iPhone app buyers may sue Apple over claims the company monopolized the market for iPhone apps by not letting individuals buy them outside the App Store, a U.S. Appeals Court in California ruled Thursday, according to Reuters.  

The decision revives a 2013 ruling that dismissed a lawsuit by a group of iPhone users targeted against Apple’s app store monopoly, claiming it led to anti-competitiveness and therefore higher prices on products.

The Cupertino company argued the users did not have grounds to sue because they bought apps from developers, meaning developers set the prices instead of Apple.

Developers hand over 30 percent of their earnings to Apple in exchange for the right to sell in the App Store, according to the San Francisco Gate. The group taking action against Apple says the commission have cost consumers hundreds of millions of dollars. The plaintiffs are looking to dismiss the commissions or allows developers to sell their products outside the App Store. The ruling would cover all apps sold between 2008, the year the App Store was launched, through 2013.

A lower court previously favored Apple, but Judge William A. Fletcher from the 9th U.S. Circuit Court of Appeals decided that iPhone users purchase apps directly from Apple, which gives individuals the right to file motions against the tech company. The decisions did not address the solidity of iPhone users’ claims against Apple.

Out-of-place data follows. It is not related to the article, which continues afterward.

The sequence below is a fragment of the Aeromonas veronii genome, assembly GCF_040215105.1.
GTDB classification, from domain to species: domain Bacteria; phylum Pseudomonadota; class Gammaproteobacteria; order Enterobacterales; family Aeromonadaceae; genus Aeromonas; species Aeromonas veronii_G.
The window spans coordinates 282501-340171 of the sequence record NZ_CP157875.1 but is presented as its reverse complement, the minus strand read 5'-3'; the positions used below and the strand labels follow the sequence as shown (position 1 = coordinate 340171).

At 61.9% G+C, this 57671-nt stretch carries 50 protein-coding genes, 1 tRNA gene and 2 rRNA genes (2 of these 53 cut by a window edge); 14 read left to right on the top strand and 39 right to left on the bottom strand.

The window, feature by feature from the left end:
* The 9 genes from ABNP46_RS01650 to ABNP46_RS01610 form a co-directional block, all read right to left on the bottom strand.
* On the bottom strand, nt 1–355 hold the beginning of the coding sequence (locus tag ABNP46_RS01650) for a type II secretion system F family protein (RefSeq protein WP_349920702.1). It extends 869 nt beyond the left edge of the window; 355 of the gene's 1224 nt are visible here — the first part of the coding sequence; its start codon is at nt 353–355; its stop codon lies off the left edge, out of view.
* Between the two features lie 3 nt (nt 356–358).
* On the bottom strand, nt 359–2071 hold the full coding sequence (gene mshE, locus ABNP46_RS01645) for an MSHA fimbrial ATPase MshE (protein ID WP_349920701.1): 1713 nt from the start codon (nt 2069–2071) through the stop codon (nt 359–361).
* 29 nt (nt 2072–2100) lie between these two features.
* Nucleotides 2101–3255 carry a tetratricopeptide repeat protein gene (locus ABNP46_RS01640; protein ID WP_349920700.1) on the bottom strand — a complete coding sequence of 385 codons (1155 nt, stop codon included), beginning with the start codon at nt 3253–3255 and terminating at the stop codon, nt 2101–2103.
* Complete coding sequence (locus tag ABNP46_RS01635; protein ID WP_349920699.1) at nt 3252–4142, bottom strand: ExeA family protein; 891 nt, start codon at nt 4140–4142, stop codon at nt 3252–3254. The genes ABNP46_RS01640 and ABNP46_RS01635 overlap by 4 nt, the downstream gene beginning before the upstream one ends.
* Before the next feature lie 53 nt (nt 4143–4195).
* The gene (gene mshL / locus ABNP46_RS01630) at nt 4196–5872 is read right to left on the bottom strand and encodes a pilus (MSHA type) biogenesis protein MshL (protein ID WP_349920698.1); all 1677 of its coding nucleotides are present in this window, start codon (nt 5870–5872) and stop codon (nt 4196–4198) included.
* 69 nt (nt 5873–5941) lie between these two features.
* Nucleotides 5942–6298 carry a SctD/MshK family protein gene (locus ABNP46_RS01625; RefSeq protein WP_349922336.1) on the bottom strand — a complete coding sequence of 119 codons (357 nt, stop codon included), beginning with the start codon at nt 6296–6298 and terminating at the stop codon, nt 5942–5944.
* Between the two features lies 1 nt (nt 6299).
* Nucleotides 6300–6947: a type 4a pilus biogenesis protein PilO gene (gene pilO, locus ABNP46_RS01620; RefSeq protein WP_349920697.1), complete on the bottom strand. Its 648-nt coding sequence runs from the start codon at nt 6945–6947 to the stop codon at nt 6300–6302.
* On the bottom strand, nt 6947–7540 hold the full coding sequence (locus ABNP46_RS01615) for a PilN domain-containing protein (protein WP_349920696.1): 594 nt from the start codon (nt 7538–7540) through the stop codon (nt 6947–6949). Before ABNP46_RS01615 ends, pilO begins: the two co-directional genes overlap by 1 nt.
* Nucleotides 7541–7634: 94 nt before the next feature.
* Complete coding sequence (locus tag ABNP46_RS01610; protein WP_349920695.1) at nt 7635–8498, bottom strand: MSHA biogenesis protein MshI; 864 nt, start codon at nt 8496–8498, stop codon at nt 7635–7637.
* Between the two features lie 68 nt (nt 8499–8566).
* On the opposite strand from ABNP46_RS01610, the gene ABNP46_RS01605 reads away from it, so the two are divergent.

An attorney for the group against Apple said the goal of the lawsuit is to let people purchase iPhone apps where they choose to.

Mark C. Rifkin, attorney for the plaintiffs, told Reuters, “the obvious solution is to compel Apple to let people shop for applications wherever they want, which would open the market and help lower prices.”

“The other alternative is for Apple to pay people damages for the higher than competitive prices they’ve had to pay historically because Apple has utilized its monopoly,” added Rifkin.